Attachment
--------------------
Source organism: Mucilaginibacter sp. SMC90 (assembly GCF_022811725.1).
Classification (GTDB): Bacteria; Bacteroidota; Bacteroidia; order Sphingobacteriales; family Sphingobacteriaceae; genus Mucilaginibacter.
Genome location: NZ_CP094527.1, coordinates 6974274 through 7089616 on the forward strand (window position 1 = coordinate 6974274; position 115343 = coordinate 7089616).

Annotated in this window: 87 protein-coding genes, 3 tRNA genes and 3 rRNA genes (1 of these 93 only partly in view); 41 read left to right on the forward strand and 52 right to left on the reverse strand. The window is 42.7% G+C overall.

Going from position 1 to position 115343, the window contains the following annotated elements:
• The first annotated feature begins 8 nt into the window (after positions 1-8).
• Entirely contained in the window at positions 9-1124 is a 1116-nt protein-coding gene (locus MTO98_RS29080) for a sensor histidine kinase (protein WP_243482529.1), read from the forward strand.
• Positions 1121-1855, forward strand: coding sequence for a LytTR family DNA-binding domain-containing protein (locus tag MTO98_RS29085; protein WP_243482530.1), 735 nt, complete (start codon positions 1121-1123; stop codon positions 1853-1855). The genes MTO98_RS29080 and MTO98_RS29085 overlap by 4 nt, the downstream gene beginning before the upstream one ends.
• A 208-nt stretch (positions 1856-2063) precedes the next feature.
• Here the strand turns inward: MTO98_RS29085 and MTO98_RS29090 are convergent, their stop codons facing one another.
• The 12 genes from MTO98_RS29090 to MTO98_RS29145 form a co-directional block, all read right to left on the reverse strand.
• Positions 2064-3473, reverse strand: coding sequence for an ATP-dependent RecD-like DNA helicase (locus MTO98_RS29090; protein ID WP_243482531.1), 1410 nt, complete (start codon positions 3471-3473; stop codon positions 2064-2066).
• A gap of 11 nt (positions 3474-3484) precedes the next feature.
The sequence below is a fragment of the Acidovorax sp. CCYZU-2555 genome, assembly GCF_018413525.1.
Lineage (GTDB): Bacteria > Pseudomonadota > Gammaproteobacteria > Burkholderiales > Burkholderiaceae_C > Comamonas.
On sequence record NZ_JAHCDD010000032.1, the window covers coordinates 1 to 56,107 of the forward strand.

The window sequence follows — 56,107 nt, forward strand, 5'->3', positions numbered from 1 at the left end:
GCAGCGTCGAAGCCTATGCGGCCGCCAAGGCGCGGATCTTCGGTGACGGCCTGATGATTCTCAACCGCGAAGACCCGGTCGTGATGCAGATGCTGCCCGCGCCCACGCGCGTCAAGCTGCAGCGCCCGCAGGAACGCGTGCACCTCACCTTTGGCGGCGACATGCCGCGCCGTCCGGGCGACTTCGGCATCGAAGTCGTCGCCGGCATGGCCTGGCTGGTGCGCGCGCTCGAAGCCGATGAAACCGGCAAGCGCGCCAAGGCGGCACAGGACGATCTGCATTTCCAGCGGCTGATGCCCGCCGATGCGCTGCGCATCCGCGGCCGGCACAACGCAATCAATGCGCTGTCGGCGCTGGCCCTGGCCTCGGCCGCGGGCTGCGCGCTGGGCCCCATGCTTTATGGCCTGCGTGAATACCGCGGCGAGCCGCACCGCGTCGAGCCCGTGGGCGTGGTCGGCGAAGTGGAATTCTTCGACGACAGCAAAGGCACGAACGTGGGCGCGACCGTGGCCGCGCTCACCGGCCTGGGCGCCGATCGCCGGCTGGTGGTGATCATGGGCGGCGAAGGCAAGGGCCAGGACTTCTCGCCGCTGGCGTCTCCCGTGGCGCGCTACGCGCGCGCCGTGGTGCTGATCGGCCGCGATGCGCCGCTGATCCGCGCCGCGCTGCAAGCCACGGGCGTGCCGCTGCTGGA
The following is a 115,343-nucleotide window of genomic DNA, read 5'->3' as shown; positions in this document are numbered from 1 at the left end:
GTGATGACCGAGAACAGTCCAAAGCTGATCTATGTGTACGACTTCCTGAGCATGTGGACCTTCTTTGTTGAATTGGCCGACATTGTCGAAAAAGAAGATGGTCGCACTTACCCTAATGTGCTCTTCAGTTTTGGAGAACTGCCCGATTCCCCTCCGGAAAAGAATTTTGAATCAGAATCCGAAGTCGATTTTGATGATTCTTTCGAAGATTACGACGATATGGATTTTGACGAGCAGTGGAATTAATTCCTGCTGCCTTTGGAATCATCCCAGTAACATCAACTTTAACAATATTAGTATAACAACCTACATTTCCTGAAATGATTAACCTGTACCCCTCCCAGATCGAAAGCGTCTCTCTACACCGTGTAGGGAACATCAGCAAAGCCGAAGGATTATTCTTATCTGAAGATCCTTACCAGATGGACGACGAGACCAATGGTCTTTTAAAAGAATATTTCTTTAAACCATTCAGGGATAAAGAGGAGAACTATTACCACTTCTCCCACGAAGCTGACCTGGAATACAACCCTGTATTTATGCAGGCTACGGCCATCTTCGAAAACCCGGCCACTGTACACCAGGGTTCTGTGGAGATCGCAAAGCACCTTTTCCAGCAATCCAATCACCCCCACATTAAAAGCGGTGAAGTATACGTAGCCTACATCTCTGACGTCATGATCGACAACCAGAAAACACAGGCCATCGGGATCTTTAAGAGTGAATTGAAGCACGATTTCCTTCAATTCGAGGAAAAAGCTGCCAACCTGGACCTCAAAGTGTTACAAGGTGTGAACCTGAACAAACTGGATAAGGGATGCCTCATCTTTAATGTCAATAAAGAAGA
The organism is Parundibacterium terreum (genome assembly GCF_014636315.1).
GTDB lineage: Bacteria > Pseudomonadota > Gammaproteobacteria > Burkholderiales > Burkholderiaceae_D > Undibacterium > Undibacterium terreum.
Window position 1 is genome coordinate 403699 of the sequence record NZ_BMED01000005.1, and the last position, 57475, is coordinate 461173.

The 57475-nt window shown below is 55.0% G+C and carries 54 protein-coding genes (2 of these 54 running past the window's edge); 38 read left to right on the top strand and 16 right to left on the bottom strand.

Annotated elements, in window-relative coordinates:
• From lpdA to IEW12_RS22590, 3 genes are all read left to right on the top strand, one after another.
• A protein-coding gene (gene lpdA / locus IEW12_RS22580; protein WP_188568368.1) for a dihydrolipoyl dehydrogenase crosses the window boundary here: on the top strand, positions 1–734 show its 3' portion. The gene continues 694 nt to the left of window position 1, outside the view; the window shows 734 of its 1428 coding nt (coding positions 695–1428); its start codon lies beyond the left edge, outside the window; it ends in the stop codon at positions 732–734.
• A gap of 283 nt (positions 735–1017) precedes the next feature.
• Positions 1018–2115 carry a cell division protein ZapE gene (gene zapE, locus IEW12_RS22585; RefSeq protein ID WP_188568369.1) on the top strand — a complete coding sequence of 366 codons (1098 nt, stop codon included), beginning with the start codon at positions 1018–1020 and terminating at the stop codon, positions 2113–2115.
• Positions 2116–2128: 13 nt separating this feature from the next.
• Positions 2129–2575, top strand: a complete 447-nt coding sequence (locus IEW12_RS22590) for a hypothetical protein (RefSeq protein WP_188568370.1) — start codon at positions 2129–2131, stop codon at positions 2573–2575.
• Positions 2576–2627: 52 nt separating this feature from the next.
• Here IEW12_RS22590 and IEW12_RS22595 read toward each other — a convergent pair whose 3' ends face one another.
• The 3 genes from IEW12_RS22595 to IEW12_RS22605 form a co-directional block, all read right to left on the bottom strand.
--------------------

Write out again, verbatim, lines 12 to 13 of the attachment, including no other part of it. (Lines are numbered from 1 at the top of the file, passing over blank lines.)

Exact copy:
• Positions 2064-3473, reverse strand: coding sequence for an ATP-dependent RecD-like DNA helicase (locus MTO98_RS29090; protein ID WP_243482531.1), 1410 nt, complete (start codon positions 3471-3473; stop codon positions 2064-2066).
• A gap of 11 nt (positions 3474-3484) precedes the next feature.